Certainly, morality cannot exist among beings completely devoid of emotion and feeling -- since such beings cannot be wronged, there can be no wrong. However, moral truth can only be determined by taking emotion rationally into account. In general, reasoning in this manner comes more naturally to NTs than NFs.

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    Senior Member Moiety's Avatar
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    Quote Originally Posted by Begoner View Post
    I would take the opposite position: only reason can illuminate morality.
    I wouldn't say it is opposite. I agree with that. I would add that only morality can illuminate reason, though. Reason needs a purpose or goal to be used in the first place.

    Quote Originally Posted by Begoner View Post
    Emotion enters the equation insofar as our brains are hard-wired to have particular emotional reactions to acts which are evolutionarily detrimental to the community.
    Or the individual. And emotion is not just opposing in nature. You can see emotional reactions to acts which are evolutionarily benign to the community (or individual) also.

    And the scope can vary. Short-term, long-term, humans as a race, humans as individuals.


    For example, when we see someone being beaten up, our instinct might tell us to intervene, as morality would dictate
    As feelings would dictate. Morality is not just the conduct influenced by the whole of your feelings. If that were the case no one would ever be polite in any way to someone they never met before, but who reeks of "bad news". It is always tempered by some sort of reasoning, however crude and simple.


    Certainly, morality cannot exist among beings completely devoid of emotion and feeling -- since such beings cannot be wronged, there can be no wrong. However, moral truth can only be determined by taking emotion rationally into account.

    Or reason emotionally into account. (You say one must filter feelings in a rational way. I agree, but I would add you need to filter reason in a emotional way too.) If one even BELIEVES in an "moral truth" as you put, in which I, an NF, personally don't. Morality will always be a relative concept. There is nothing that all of the human race can agree upon as right or wrong. No single concept.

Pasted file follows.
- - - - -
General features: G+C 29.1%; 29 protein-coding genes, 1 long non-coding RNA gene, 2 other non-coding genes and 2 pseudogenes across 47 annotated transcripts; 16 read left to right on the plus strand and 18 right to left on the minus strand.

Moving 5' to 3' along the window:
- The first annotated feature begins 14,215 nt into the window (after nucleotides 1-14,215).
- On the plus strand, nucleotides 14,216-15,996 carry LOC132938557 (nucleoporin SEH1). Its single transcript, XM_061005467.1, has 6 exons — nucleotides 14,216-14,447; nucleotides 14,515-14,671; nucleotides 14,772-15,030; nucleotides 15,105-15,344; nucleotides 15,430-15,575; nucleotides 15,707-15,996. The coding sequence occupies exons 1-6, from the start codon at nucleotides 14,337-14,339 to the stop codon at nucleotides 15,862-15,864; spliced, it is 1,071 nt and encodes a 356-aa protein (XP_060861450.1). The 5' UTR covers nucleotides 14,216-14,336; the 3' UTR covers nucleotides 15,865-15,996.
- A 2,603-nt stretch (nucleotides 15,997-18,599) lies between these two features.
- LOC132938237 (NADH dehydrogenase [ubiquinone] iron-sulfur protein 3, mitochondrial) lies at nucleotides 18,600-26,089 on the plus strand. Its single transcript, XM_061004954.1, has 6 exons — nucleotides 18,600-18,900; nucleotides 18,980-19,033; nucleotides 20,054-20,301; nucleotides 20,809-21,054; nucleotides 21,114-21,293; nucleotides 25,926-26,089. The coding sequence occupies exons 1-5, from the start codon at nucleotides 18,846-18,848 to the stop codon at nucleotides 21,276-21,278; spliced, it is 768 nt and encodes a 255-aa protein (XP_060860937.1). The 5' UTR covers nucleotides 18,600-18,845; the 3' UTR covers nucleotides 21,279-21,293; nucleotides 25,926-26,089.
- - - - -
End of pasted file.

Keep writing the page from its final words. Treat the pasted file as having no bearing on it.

On the other hand, we can often be led astray by such feelings -- many people think gay sex is immoral, even though it obviously isn't, because of how they personally feel about it (i.e., it's gross so it must be wrong). And people are much more likely to donate to local charities (i.e., help their community) than give money where it is needed the most (to alleviate crippling poverty in Africa, perhaps). In the trolley example I cited, 80% of people selected the immoral answer -- not due to ethical reasoning, but because of a visceral, emotional response against murder.
    In general, reasoning in this manner comes more naturally to NTs than NFs.

    Pure logic as defined in Ti and Te descriptions, sure. But I think you might have to distinguish between SFs (or even SPs and SJs) and NF when it comes to morality. Our N ensures we are usually more interested and prone to reading between the lines and considering the implications. An NF is not as interested in "petty charity" as you might think. We are called idealists for a reason.




    PS : Just to clarify (I typ0 left and right) - where I wrote "Reason never points to anything moral because it needs some sort of emotion to discriminate on how/when/where to that same reason." it should read "Reason never points to anything moral because it needs some sort of emotion to discriminate on how/when/where to use that same reason.

  10. #30
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    Quote Originally Posted by Begoner View Post
    Certainly, morality cannot exist among beings completely devoid of emotion and feeling -- since such beings cannot be wronged, there can be no wrong. However, moral truth can only be determined by taking emotion rationally into account. In general, reasoning in this manner comes more naturally to NTs than NFs.
    Let's work from your view that NFs have a more adequate sense of handling emotions than NTs.

    If you reason from the wrong set of assumptions--such as a "faulty" initial emotional response--you've still drawn incorrect conclusions. Therefore, while an NT might be able to reason in such a manner, that isn't all that's necessary to provide the "correct" response to a moral situation.